There’s been a lot of uproar over the last few months since Snowden’s disclosures about the NSA’s unprecedented surveillance of the Internet at large; and the consequences have been incredibly damaging for US interests both at home and abroad. The NSA’s reckless actions will have two sets of distinct long-term consequences for American business and the Internet at large.
The consequences for American business are long term and profound. American cloud providers simply cannot guarantee their customers any kind of privacy. Any business that operates on the Internet in the United States will have it’s records examined and surveilled.
This has the potential to be devastating to a large sector of the American economy. It gives an edge to businesses based in other nations. We’ll see how much money the American economy loses but in these days of fragile economics taking this risk was incredibly irresponsible on the part of the American government.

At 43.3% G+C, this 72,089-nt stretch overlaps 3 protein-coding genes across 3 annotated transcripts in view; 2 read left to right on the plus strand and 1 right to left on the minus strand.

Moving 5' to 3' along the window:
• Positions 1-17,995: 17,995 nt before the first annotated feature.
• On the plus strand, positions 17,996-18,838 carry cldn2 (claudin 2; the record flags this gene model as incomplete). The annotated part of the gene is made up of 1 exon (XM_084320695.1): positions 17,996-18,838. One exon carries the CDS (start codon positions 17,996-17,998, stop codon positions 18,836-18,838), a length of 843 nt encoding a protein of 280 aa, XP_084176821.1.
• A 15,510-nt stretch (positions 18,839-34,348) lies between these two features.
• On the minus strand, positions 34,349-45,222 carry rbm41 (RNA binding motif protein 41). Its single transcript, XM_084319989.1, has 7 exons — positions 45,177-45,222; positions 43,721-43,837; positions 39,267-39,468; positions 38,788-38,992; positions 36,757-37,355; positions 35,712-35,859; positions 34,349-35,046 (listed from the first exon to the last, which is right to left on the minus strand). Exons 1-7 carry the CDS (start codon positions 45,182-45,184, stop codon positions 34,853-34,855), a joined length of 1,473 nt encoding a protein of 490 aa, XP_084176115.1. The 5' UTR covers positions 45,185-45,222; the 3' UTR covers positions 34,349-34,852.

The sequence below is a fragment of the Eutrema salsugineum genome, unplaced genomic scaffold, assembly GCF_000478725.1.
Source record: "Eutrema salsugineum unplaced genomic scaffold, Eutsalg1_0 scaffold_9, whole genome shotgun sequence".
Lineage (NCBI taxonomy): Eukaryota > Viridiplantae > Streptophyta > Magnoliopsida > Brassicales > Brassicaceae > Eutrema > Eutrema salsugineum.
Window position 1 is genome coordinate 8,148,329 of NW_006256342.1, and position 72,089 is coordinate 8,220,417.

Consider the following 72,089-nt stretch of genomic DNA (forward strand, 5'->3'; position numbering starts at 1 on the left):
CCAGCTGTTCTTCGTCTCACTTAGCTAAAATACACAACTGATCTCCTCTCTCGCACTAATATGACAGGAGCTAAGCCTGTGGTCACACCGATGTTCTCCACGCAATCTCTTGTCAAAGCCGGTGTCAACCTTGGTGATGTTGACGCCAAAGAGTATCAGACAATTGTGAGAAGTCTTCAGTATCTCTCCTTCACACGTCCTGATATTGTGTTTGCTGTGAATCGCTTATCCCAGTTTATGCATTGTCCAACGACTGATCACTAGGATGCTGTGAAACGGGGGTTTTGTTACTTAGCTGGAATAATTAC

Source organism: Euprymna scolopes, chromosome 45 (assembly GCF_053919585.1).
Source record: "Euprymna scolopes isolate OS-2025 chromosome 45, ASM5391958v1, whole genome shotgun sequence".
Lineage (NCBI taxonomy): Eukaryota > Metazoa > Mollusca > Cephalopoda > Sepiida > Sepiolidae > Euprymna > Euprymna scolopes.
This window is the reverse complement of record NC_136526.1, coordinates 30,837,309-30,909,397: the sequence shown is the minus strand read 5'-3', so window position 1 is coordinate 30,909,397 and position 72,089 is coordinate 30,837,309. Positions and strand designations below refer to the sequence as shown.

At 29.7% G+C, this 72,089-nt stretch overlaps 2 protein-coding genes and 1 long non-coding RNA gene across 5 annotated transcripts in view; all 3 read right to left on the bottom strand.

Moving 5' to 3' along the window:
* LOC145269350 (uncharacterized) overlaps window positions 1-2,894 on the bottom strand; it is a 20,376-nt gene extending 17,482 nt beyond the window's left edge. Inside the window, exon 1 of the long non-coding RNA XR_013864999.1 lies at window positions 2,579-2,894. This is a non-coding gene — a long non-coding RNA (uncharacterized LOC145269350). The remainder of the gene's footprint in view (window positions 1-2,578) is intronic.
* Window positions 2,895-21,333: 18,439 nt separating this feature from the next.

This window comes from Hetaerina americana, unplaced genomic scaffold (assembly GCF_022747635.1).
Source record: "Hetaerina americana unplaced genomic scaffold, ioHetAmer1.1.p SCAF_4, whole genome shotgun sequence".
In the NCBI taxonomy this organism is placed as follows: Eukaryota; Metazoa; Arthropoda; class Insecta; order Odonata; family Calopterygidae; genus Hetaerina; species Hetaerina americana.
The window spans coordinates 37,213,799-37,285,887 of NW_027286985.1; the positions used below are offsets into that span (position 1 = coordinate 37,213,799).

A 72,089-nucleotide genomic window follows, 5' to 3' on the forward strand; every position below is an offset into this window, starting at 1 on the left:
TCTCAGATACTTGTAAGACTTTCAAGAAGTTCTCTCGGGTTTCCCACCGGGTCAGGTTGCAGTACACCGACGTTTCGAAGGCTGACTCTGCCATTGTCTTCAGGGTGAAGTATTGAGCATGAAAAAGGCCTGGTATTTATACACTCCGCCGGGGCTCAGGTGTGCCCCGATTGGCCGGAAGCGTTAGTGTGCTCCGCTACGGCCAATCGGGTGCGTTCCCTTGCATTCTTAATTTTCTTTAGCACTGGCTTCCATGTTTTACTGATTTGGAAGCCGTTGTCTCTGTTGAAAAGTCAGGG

The second set of consequences are more profound. The United States has ceded the moral high ground in the debate over control of the Internet. For the last several years, the ITU, the Telecom governing body of the United Nations, has been fighting for control of the Internet. We’ve been fighting it here, but now we’ve lost our footing. Many countries, Brazil, China, Russia, and others would like to see the ITU in control of regulating the Internet, and we’ve given them the ammunition to do it. Brazil has proposed a measure to regulate the Internet that would give the ITU spamblocking abilities that could lend themselves to censorship all over the globe.
So now we as Internet users are faced with a choice. Do we want surveillance or censorship? Would we rather that we never read opposing opinions or that everything we read is tracked and a detailed profile is built of our views, ideas and interests?
I can’t figure out which is worse.